The objective of this paper is to propose and describe a fully probabilistic
approach to forecast rain attenuation by forecasting the probability of
exceeding a given rain attenuation level rather than a deterministic value.
To this aim ensemble prediction systems

The organization of the paper is the following. The first section is devoted to the description of the model, where the different steps to obtain rain attenuation probability distributions conditioned to ensemble forecasts from Météo-France are described. In the second section, various scores are analyzed to assess the relevance of the proposed attenuation model. In the last section, the performances of the forecasts to maximize either the link capacity, the link availability or both are analyzed, considering concurrently measured attenuation data and the simulation of a simplified communication system.

To develop the forecast model, it is needed to relate actual rain attenuation data to precipitation forecasts. The data used to this aim are detailed in a first part of this section. The elaboration and the development of the model is detailed in a second stage.

The attenuation due to rain on an Earth–space link can be characterized by measurement on Earth of power fluctuations of beacon signals (unmodulated signals) emitted by satellites. As the signal transmitted by the satellite has a constant power, the fluctuations of the received power are linked to the fluctuations of the tropospheric fade undergone by the signal during its propagation. Furthermore, the temporal scales of variation of water vapor, oxygen, clouds and rain attenuations differ significantly, which allows us to discriminate the various contributors to the tropospheric attenuation. In particular, the rain attenuation by large dominates the total attenuation and can easily be deduced from the fluctuation of the beacon. Another possibility is to isolate the attenuation due to rain from the other components using concurrent radiometric measurements, which can be used to quantify clouds and gaseous attenuation.

ONERA conducts its own measurement campaigns analyzing the 20 GHz (Ka band)
beacon signal of the Astra 3B geostationary satellite in various experimental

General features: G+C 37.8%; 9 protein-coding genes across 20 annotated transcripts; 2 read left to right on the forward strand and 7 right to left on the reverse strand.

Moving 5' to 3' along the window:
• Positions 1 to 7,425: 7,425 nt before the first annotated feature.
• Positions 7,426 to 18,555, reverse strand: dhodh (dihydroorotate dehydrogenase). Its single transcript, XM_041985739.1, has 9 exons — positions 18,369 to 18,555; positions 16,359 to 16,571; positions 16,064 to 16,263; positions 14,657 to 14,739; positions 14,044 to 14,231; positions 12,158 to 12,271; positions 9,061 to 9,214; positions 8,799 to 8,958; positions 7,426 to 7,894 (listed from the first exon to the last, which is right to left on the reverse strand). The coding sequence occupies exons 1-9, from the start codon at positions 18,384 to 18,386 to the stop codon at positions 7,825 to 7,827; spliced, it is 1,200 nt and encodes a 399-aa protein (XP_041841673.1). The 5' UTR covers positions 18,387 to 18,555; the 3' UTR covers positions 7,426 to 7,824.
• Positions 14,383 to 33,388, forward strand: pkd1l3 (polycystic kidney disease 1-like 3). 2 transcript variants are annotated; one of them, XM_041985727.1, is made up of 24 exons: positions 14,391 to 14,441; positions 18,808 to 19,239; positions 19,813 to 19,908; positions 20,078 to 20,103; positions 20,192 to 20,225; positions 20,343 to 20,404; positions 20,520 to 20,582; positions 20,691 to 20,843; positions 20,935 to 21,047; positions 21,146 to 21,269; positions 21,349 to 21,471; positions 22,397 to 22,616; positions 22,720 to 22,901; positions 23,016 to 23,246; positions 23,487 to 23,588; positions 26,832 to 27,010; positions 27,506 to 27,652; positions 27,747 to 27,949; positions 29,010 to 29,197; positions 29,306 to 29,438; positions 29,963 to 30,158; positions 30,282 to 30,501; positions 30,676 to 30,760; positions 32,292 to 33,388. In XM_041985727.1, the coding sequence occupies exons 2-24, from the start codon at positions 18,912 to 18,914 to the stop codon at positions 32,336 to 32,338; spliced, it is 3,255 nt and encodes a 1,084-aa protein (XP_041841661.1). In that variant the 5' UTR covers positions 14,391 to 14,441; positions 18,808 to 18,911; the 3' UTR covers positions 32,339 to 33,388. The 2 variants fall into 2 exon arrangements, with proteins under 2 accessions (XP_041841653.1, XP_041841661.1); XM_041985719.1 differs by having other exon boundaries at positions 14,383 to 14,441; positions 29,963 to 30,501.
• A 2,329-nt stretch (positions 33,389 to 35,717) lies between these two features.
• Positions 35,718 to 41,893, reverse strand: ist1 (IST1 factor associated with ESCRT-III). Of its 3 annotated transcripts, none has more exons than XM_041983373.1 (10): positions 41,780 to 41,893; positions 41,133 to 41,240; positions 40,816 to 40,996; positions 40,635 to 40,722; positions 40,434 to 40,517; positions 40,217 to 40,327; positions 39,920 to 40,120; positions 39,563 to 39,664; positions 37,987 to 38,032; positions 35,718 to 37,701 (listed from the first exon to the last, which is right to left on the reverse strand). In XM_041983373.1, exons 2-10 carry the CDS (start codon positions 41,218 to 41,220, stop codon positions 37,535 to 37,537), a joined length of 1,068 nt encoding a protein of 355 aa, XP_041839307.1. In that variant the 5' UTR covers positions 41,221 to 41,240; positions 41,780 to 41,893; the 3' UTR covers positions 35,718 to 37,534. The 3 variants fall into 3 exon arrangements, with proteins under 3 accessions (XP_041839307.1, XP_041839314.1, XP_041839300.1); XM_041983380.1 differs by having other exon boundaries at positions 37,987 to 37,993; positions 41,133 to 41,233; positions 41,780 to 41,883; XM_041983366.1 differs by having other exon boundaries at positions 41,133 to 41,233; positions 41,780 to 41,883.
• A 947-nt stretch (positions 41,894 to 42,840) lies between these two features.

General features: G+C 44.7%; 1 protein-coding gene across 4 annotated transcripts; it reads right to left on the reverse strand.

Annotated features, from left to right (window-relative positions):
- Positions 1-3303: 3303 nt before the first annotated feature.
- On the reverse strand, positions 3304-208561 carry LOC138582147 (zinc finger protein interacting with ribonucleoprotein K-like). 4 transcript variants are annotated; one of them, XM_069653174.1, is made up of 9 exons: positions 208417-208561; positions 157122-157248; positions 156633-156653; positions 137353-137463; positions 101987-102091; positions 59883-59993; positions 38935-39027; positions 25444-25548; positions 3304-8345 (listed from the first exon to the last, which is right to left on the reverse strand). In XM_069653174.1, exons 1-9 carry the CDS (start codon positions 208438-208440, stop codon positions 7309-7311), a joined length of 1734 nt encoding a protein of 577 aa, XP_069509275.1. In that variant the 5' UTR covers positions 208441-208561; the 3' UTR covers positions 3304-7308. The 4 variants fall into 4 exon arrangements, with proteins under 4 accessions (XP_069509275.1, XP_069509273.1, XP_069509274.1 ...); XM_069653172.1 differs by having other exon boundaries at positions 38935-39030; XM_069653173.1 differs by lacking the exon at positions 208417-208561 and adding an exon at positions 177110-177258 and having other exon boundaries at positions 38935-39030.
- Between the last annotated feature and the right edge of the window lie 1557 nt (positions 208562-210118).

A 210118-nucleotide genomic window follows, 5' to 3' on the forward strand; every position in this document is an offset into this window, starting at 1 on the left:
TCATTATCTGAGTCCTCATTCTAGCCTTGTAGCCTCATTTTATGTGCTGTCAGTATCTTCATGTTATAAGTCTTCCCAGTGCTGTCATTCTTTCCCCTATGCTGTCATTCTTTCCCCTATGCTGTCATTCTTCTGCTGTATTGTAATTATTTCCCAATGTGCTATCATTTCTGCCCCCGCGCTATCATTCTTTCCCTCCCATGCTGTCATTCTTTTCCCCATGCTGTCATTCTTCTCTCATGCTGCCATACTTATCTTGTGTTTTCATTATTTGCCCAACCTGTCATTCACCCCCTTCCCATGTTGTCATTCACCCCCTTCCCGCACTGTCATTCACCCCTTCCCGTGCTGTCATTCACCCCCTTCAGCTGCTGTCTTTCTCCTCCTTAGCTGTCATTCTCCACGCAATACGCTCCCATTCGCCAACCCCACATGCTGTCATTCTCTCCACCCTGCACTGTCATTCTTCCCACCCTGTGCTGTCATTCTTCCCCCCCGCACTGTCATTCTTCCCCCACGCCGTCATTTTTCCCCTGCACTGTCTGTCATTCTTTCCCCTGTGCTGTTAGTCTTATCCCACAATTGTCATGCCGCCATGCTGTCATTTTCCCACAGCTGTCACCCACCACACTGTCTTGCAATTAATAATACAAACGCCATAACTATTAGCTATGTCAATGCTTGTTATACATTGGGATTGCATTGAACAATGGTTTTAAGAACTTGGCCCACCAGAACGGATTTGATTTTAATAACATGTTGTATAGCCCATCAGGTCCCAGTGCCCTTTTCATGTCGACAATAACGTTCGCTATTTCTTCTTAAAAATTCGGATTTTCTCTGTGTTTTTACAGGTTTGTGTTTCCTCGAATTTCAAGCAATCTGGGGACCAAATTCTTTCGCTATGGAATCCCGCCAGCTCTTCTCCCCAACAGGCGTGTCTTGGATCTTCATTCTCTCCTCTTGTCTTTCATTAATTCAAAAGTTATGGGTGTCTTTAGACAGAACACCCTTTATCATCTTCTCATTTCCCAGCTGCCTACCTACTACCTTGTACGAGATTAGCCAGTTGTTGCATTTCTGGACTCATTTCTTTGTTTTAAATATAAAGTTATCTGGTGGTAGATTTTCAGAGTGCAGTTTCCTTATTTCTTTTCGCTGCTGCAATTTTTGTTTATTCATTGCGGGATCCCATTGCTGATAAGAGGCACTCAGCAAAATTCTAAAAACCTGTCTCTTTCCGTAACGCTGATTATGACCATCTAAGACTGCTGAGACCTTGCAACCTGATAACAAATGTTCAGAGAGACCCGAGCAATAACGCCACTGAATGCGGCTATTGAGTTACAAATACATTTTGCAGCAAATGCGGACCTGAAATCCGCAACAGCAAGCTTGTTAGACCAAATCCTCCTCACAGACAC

facilities. Throughout the years 2014 and 2015, Ka band attenuation
measurements were collected for two receiving sites located in Toulouse,
France (latitude 43.5

Ka band attenuation measurements operated by ONERA in
2014

Those rain attenuations have been used as predictands in the statistical model
discussed in Sect.

The probabilistic precipitation predictions are built upon the sampling using
the French global ensemble PEARP

The temporal variability of attenuation due to rain is high (5 min) compared
to the time resolution of the model forecasts (3 h). It would not make sense
to average rain attenuation data on a 3 h basis. Furthermore, this would
dramatically reduce the size of the training dataset used to compute the
complementary distribution function of attenuation conditioned to the PEARP
forecasts. The strategy adopted in order to provide a statistical link
between predicted rain amount and rain attenuation is the following. First,
we select all members of the PEARP forecasts archived in 2014 and 2015 around
the receiving station of interest. In some cases the weather forecast is
realistic, but even a slight phase error may lead to the double-penalty
problem

Probability of exceeding the attenuation threshold given in abscissas based on data recorded in 2014 and 2015 in Toulouse, France.

In the operative context, the goal will be to represent the future state of
the channel by a unique predictive attenuation distribution. Yet the PEARP
forecasts are constituted of 70 members. Each of these members leads to the
selection of a specific complementary distribution of rain attenuation. A
methodology must be defined in order to obtain a single probabilistic
estimation of the rain attenuation occurring in future. The formula of total
probability is written as follows:

This methodology is equivalent to averaging the 70 rain attenuation
distributions. An illustration is presented in Fig.

Probability of exceeding the attenuation threshold given in abscissas. Two distributions are selected according to the value of two ensemble members (black and green lines). The gray line stands for the average of those two distributions.

The use made of this predictive attenuation distribution will depend on the application of interest. One possible use is to get the attenuation threshold exceeded to only 0.1 % of the time, which is the tolerated unavailability threshold. This attenuation threshold is equivalent to the power margin required to prevent inappropriate communication interruptions.